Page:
At its meeting on 26 May 2021, Switzerland’s Federal Council evaluated the results of Switzerland’s negotiations with the EU around the institutional framework agreement, an agreement aimed at replacing the country’s current patchwork of agreements with the bloc, and decided not to sign the document as it stands and communicated its decision to Brussels.
The Federal Council said that the conditions are not met for signing the agreement. At the same time, it said it considers it to be in the shared interest of Switzerland and the EU to safeguard their well-established cooperation and maintain the agreements already in force and wishes to launch a political dialogue with the EU on continued cooperation.
In addition, Swiss ministers said they had tasked the Federal Department of Justice and Police (FDJP) to consider amendments to Swiss legislation that might contribute to the stabilisation of Swiss–EU relations.
The key sticking points were wage protection, state aid and citizens’ rights in connection with the free movement of people, in particular the right of EU citizens working in Switzerland to claim Swiss welfare benefits. Demands submitted to the EU on these points had broad backing in Switzerland and were supported by the cantons, social partners and a majority of the political parties. However, the document in its current form would not find sufficient support, said the Federal Council.
The institutional framework agreement was intended to safeguard Switzerland’s access to the European single market and to provide a basis for expanding that access. It would have fundamentally changed Swiss–EU relations and introduced the automatic adoption of changes to EU law, a disputes arbitration panel and given the Court of Justice of the European Union the central role in interpreting EU law.
The Federal Council said that Switzerland always responded clearly to specific proposals put forward by the EU and that the parties’ had gained a better understanding of each other’s positions through these talks. However, the two sides did not succeed in reconciling their positions.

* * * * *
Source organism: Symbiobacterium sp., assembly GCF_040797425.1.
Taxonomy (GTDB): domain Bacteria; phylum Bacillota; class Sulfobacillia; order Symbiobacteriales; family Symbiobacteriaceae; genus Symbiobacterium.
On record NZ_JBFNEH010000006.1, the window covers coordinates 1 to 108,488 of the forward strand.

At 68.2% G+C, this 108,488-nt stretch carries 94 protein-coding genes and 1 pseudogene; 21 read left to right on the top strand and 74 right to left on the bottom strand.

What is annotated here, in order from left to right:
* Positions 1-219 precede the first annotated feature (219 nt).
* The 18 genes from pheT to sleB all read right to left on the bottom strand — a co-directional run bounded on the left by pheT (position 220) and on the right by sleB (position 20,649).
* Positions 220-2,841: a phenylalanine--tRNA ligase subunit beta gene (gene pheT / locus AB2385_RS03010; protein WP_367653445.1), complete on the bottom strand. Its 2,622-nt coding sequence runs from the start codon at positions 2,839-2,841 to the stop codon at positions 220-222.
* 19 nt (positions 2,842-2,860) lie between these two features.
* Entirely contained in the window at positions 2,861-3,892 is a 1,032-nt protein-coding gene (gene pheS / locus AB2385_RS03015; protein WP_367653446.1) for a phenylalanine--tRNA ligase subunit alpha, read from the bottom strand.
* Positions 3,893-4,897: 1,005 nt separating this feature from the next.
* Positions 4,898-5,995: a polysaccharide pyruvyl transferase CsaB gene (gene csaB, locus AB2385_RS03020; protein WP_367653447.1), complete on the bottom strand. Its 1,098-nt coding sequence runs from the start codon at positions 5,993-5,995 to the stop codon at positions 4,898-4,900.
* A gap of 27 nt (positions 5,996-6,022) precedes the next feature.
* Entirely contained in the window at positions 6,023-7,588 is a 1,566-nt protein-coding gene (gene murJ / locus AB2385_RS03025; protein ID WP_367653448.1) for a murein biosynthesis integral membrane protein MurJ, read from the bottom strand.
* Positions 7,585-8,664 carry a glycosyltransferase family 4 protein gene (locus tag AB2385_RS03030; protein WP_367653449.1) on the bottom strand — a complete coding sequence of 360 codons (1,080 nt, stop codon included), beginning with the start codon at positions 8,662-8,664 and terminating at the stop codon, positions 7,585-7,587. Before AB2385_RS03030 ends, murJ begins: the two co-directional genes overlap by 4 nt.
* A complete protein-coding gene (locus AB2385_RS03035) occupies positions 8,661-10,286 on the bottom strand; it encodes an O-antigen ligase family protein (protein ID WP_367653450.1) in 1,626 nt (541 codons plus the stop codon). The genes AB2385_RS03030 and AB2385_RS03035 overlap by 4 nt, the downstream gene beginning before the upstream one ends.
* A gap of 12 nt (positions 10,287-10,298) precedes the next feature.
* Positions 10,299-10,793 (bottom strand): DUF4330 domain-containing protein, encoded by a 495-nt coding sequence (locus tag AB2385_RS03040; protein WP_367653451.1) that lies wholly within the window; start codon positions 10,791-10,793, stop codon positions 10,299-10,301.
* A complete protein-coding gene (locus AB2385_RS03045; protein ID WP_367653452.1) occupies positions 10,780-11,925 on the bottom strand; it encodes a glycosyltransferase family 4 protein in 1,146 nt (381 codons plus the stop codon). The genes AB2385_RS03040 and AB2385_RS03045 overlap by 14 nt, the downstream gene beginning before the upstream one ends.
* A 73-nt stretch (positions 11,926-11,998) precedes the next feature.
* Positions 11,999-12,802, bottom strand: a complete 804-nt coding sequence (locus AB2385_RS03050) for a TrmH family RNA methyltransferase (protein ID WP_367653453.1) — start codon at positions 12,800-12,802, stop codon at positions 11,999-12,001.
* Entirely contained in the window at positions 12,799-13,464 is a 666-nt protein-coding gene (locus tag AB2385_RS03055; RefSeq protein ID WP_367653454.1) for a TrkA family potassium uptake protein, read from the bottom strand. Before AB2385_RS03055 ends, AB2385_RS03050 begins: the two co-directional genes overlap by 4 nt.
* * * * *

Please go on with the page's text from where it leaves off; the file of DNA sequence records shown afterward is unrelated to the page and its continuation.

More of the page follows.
A press conference on the decision can be viewed in the video below.
The decision not to sign the agreement brings to a close seven years of negotiations.
The Swiss government hopes the EU will continue to honour the existing bilateral agreements, while pointing out that Switzerland is one of the EU’s most important trading partners, ranking 4th for exports of goods, 3rd for services and 2nd for investment. The EU has a trade surplus with Switzerland amounting to tens of billions of francs. In addition, around 1.4 million EU citizens live in Switzerland and roughly 340,000 people commute to Switzerland from the EU to work.
The Federal Council said it will engage with Parliament in order to release the funds for the second Swiss contribution to the EU as soon as possible, and will seek to finalise the memorandum of understanding with the EU without delay.
At the same time, the Federal Council said it had instructed the Federal Department of Justice and Police (FDJP) to assess the potential for amendments to Swiss legislation with the aim of stabilising Swiss–EU relations. The Federal Office of Justice will identify current discrepancies between EU and Swiss law and determine where alignment of the legislation might be appropriate and in the interest of both parties.
Economic links between Switzerland and the EU are governed by more than 100 bilateral agreements dating back as far as 1972. These are likely remain in place, but any changes to them are unlikely, and some have expiry dates. A deal related to medical devices expired on 26 May 2021.
“We regret this decision, given the progress that has been made over the last years to make the Institutional Framework Agreement a reality,” wrote the EU commission in a statement. “Without this agreement, this modernisation of our relationship will not be possible and our bilateral agreements will inevitably age: 50 years have passed since the entry into force of the Free Trade Agreement, 20 years since the bilateral I and II agreements. Already today, they are not up to speed for what the EU and Swiss relationship should and could be. We will now analyse carefully the impact of this announcement.”